Eating Fish Helps Significantly Reduce Depression For Women
The advent of summer means a lot more seafood options on seasonal menus — and that might be a good thing, not just for your stomach, but also for your mental health.
In a study published in the American Journal of Epidemiology, researchers discovered that by consuming seafood at least twice a week, the risk of depression in women decreased 25 percent.
The scientists from the Menzies Research Institute in Tasmania, Australia, believed that the high level of omega-3 acids found in fish and other creatures of the sea likely reacted with the female sex hormones estrogen and progesterone to help women's brains function at their best — and happiest — level.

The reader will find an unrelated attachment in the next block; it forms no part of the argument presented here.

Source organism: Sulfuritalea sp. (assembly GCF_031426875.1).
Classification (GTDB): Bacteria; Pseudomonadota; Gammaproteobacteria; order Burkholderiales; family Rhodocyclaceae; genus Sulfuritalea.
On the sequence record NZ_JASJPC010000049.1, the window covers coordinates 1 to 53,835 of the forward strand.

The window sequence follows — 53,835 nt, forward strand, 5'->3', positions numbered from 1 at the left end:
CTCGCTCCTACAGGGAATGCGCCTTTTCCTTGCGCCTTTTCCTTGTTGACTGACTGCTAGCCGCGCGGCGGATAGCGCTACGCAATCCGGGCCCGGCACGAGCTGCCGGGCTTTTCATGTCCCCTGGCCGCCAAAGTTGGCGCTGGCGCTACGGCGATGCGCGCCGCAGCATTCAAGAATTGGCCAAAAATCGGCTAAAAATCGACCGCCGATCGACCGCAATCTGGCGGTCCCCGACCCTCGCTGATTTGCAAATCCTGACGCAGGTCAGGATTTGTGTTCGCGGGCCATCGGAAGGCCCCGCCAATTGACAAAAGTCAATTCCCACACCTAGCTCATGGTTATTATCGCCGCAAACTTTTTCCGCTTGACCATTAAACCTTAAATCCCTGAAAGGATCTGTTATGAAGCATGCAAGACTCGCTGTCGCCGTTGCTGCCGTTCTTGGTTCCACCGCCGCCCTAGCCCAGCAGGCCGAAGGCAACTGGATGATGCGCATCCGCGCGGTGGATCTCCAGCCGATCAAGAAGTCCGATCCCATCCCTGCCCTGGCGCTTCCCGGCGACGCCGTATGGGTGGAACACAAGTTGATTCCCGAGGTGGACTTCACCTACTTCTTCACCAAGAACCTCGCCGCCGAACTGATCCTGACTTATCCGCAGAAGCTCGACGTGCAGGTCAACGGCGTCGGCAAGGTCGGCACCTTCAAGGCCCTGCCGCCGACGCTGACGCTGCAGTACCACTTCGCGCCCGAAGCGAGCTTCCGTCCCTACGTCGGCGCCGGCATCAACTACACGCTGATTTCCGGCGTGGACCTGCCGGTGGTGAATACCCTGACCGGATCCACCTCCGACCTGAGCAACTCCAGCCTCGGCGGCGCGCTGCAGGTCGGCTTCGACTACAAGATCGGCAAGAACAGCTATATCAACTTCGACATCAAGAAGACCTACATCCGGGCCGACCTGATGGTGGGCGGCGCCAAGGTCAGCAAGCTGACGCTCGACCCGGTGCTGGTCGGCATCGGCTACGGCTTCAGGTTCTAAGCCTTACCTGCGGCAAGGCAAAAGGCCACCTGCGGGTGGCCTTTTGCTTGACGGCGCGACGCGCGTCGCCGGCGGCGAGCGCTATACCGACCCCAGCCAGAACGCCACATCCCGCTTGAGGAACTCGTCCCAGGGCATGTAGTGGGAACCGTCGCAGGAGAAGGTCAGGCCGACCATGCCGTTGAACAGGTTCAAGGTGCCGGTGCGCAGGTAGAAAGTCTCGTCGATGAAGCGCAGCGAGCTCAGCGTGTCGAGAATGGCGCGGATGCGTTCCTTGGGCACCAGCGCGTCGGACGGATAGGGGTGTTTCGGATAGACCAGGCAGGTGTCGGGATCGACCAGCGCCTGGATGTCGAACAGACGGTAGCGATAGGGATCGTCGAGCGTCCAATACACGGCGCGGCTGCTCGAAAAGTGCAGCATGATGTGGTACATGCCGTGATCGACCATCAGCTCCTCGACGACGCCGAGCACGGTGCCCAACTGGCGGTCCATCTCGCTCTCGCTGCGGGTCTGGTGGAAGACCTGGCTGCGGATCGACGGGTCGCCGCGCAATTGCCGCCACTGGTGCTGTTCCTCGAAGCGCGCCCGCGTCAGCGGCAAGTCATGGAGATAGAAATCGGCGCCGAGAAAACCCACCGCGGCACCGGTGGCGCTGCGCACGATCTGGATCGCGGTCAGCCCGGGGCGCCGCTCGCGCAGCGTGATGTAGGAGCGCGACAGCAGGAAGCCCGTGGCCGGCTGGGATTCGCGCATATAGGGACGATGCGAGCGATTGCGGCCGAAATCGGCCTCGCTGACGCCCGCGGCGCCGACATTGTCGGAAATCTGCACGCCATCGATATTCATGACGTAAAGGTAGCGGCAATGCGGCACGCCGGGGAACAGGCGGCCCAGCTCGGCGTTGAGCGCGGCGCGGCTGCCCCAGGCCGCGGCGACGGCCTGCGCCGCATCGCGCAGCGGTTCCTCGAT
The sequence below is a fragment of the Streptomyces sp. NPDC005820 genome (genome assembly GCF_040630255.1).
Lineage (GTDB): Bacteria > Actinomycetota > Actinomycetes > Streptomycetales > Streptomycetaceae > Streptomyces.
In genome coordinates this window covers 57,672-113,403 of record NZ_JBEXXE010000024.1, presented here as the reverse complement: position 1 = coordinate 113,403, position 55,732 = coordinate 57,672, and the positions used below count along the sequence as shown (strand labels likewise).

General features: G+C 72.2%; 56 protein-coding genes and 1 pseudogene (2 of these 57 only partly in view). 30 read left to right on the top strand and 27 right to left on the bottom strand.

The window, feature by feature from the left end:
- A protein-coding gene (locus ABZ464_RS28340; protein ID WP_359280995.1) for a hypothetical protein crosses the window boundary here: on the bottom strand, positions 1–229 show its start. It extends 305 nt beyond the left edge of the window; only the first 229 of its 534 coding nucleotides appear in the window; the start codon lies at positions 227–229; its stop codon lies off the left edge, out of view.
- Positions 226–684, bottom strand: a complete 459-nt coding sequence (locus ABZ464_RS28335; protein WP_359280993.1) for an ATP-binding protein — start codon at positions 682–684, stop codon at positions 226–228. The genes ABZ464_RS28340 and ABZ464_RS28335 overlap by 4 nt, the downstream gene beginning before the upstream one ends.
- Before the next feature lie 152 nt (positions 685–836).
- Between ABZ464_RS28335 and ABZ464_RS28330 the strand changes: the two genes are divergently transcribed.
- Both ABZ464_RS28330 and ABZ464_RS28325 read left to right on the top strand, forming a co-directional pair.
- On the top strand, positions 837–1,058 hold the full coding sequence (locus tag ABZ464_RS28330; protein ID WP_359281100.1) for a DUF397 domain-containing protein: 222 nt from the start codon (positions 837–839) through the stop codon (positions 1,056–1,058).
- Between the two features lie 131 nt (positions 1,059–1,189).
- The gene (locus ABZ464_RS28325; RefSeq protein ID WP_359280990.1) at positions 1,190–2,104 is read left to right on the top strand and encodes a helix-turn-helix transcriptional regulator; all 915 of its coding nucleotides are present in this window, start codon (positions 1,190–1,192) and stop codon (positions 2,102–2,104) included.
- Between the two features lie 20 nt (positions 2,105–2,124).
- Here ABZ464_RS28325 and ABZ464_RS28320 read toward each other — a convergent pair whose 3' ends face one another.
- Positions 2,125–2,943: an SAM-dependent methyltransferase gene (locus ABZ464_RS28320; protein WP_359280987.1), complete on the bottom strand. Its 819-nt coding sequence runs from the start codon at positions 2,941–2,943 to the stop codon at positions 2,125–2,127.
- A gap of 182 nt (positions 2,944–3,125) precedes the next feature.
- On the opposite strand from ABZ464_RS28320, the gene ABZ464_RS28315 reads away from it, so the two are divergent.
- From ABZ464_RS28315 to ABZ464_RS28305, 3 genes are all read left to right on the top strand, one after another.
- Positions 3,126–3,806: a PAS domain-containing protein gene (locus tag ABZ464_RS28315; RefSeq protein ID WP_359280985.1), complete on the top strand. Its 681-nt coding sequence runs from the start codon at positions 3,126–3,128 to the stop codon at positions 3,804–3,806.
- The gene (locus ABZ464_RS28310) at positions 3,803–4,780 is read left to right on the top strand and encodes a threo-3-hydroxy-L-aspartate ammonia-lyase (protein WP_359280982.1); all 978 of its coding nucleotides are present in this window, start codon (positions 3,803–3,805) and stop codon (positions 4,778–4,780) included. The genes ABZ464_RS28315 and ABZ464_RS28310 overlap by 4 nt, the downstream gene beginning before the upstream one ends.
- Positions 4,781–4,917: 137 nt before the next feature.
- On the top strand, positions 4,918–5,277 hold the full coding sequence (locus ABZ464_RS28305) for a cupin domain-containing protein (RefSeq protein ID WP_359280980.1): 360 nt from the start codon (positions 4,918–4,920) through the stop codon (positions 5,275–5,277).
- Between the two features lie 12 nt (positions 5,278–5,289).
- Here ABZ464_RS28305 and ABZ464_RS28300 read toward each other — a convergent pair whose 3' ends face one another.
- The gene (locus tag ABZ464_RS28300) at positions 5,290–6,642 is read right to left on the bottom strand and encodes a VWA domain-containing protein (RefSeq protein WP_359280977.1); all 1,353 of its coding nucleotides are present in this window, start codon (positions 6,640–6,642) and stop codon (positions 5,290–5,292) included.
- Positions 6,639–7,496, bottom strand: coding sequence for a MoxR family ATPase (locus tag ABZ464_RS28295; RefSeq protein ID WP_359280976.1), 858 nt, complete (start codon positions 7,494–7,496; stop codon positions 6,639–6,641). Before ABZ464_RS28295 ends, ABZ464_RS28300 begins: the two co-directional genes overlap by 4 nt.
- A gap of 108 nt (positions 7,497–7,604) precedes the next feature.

"For women, there was a trend for each additional weekly serving of fish to reduce the risk of having depression during follow-up by 6 percent. Women who ate fish more than two times per week at baseline had a 25 percent lower risk of having depression during follow-up than those who ate fish less than two times per week."
Although the study surveyed over 1,400 men and women aged 26 to 36 over the course of five years, researchers said they found no correlation between seafood consumption and men's mental state — so the benefits of a fish-heavy diet to help reduce depression are only observed in the female brain.